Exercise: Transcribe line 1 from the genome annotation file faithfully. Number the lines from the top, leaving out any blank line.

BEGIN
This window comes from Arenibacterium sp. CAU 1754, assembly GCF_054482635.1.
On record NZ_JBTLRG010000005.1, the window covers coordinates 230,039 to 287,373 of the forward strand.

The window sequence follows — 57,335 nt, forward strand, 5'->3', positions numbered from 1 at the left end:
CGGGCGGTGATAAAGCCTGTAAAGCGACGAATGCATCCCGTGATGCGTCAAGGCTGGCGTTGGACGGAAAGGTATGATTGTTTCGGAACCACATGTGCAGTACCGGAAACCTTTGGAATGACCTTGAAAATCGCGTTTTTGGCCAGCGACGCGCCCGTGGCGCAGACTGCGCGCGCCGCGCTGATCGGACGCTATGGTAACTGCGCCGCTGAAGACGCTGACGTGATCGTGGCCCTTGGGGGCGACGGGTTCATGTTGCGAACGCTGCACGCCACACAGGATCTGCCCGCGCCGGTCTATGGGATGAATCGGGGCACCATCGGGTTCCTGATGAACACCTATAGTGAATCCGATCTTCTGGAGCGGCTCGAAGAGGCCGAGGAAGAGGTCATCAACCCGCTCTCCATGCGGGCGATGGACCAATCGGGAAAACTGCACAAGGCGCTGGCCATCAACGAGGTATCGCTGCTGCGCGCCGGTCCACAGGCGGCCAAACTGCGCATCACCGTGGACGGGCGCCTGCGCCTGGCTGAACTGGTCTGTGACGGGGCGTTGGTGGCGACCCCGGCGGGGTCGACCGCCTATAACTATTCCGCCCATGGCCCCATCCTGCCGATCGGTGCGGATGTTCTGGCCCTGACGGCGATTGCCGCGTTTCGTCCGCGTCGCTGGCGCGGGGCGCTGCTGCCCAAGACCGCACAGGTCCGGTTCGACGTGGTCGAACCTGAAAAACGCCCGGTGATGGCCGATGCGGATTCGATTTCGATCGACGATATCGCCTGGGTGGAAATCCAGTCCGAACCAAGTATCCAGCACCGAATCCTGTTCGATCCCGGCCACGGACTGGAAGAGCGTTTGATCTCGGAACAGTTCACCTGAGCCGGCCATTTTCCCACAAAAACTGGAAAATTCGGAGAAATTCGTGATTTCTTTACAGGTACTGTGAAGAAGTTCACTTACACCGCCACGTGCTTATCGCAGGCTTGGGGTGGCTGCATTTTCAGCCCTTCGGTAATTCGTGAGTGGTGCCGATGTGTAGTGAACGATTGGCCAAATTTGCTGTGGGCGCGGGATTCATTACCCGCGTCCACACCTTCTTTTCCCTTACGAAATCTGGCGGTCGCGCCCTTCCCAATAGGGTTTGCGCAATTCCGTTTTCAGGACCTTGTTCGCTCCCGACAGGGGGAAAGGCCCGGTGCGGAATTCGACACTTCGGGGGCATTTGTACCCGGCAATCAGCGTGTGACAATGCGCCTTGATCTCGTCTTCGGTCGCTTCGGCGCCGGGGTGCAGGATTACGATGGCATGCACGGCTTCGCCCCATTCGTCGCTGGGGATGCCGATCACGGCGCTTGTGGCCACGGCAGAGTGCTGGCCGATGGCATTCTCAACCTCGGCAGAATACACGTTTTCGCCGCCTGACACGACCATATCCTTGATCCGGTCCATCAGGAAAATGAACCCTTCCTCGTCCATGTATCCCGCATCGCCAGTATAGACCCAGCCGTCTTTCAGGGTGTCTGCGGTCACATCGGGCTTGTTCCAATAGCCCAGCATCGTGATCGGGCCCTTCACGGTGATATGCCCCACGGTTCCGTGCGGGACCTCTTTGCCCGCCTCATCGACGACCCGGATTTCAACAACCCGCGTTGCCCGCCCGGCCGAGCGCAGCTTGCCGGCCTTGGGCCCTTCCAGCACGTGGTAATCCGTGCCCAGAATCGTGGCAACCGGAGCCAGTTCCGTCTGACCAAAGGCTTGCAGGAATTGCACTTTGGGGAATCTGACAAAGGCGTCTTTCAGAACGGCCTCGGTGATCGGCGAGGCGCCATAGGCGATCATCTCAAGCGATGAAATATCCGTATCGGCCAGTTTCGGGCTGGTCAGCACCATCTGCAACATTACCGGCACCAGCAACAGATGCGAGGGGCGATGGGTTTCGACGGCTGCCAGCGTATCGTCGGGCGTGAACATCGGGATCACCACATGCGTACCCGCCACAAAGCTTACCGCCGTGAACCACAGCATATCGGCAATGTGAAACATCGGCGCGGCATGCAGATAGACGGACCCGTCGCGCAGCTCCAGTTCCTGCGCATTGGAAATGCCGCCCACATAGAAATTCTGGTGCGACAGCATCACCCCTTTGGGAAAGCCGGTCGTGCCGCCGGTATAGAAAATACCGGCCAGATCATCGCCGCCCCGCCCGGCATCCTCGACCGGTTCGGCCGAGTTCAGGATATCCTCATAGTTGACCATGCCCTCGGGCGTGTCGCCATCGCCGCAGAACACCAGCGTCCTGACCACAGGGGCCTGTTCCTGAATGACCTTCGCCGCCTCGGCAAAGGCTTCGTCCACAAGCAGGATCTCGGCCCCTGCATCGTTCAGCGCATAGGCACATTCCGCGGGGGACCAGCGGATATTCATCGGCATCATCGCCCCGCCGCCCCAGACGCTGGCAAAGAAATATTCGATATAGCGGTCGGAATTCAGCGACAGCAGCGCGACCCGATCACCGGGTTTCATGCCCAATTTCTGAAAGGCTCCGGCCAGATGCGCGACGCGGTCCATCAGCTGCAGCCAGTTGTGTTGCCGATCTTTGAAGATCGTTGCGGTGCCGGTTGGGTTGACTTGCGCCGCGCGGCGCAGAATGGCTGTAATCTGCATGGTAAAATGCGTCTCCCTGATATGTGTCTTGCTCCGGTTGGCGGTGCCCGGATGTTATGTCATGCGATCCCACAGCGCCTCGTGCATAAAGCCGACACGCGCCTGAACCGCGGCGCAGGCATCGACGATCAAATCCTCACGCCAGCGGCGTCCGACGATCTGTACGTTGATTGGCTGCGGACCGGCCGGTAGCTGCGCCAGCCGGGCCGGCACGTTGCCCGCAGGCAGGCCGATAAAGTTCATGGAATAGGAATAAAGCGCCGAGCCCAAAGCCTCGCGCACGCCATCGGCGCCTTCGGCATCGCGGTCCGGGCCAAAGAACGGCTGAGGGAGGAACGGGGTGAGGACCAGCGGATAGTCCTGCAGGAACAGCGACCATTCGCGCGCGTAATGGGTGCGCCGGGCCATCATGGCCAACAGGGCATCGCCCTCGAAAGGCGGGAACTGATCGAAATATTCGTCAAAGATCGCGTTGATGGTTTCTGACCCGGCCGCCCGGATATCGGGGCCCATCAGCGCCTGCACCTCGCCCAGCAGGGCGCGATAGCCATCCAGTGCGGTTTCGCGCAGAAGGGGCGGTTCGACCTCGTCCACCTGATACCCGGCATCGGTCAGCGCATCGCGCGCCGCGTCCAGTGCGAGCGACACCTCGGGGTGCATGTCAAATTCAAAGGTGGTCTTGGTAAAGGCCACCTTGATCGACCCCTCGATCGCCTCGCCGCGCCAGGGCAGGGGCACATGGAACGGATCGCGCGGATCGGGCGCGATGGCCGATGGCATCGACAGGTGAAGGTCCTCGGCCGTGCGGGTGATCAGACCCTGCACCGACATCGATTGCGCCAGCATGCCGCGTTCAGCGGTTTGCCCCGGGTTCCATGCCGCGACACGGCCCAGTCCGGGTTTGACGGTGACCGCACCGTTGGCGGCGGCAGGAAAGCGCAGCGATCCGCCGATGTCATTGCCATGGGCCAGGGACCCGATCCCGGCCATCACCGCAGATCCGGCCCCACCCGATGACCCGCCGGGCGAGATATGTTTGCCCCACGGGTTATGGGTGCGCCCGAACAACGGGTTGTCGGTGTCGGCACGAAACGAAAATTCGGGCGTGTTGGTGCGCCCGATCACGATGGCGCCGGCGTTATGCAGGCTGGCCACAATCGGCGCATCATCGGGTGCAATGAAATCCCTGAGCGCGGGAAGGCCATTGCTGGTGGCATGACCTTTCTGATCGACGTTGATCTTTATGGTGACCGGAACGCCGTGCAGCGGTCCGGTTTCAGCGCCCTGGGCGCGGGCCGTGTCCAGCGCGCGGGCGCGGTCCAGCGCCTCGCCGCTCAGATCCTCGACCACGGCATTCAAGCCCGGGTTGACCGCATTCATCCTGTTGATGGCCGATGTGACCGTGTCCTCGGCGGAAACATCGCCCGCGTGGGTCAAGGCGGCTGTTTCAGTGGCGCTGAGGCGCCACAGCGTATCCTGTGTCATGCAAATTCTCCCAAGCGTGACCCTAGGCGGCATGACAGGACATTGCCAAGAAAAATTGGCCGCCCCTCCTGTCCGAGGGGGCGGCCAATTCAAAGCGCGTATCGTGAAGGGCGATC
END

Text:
This window comes from Arenibacterium sp. CAU 1754, assembly GCF_054482635.1.